On his return, Jackson claimed that the visit forged stronger links between Libya and the Maori nation. They discussed a wide spectrum of subjects including trade, loan finance, trade sanctions and recognition of a separate Maori nation.
Then Labour trade minister, Mike Moore, attacked Jackson over the Libya trip claiming that Jackson and Nehua had discussed the possibility of trade sanctions against NZ by Libya.
Jackson retorted “We will talk to whosoever we wish and we will not bother to consult with our great white fathers like Mike Moore.”
In Septembr 1988 Akbar Muhammad visited NZ, at the invitation of Jackson and Nehua. They had met in Libya. A leading member of Louis Farrakhan’s US Black Muslim movement, who had studied under Malcolm X, Muhammad advocated a separate black nation in the USA and stated that Maori gangs would one day “spearhead the Maori liberation Movement“.
In January 1989 Jackson was quoted in an Australian Channel 10 TV programme on white flight to Australia: “Maoris will accept, as other people in other lands have, that there is only one way by which we can get our land back, and that is by taking it back – if necessary by armed struggle. I would suggest that this is totally inevitable.”
In a February 1990 interview with “Treaty Times”, Jackson said. “Maori people are completely capable of taking this country back. They don’t need Pakeha to tell them how to do it, and it’s not just a dream, it is Maori people’s right… “Many Maori are nationalists at heart, but they may not be conscious of it. We as Maori nationalists have to give them an understanding of what has been, what is now and what can be in the future…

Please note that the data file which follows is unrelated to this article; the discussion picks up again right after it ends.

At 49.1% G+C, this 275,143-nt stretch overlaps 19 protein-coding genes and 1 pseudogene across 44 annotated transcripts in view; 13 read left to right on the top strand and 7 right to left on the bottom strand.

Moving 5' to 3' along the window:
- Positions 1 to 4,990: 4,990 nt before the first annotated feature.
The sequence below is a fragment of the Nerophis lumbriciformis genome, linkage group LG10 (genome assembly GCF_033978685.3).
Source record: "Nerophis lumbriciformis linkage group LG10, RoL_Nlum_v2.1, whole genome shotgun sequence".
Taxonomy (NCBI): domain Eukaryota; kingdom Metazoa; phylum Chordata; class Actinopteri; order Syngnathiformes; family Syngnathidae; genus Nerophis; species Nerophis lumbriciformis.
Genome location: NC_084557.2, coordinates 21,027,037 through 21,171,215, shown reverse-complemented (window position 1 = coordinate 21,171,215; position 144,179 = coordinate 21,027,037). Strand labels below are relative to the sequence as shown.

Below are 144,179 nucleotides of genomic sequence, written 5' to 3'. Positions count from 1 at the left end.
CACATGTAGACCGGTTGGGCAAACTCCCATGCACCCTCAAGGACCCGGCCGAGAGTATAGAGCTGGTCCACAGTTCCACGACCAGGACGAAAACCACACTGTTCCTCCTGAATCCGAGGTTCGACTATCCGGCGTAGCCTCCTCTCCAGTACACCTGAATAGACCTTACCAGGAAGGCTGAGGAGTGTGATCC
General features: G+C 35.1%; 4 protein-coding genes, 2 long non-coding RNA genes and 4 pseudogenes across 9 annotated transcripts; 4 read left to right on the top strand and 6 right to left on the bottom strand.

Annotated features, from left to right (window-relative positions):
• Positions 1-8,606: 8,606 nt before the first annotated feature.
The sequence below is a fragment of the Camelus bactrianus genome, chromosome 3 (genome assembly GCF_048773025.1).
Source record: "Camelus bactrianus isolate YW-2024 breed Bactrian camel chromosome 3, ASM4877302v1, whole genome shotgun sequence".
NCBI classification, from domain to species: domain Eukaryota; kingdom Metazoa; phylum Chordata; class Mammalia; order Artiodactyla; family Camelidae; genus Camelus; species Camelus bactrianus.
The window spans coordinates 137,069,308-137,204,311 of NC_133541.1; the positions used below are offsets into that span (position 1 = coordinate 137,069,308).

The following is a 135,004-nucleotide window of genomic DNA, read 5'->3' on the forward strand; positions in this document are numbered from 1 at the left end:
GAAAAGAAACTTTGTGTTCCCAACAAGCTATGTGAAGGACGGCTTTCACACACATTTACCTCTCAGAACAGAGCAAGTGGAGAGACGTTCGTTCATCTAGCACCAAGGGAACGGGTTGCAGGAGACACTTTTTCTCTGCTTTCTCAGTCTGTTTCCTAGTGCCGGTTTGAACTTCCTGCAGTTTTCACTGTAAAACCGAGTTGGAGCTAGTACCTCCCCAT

The land remains Maori land. Nationalist movements throughout history have kept those flames burning. Te Kooti, Te Rauparaha, Ratana, Te kotahitanga etc., and more recently, Nga Tamatoa, He Taua, Te Roopu o te Matakite, Waitangi Action Committee have all continued to maintain the principle of ‘Ahi Kaa’. As long as that continues, the land will always be ours.”
In November 1991 (in the only time I ever saw him in in the flesh) Jackson spoke at the Stringleman room Christchurch, with Rob Steven (a probable former Workers Communist League member), David Small and Jane Kelsey on the horrors of GATT and Free Trade
In June 2000 Syd Jackson interviewed Fijian coup leader George Speight on his regular program on Radio Waatea. During the interview, Jackson and Speight engaged in a mutually friendly discussion, laughing at the plight of Fijian Indians forced to leave Fiji for New Zealand. Jackson jovially pointed out that this had “happened in 1987 as well”.
Jackson also promised Speight that he would establish a support campaign for him in New Zealand.
This is the individual that various commentators have praised in the days, since his death.
What was Syd jackson, if not a racist, a Marxist-Leninist, a supporter of thugs and tyrants- a disgrace?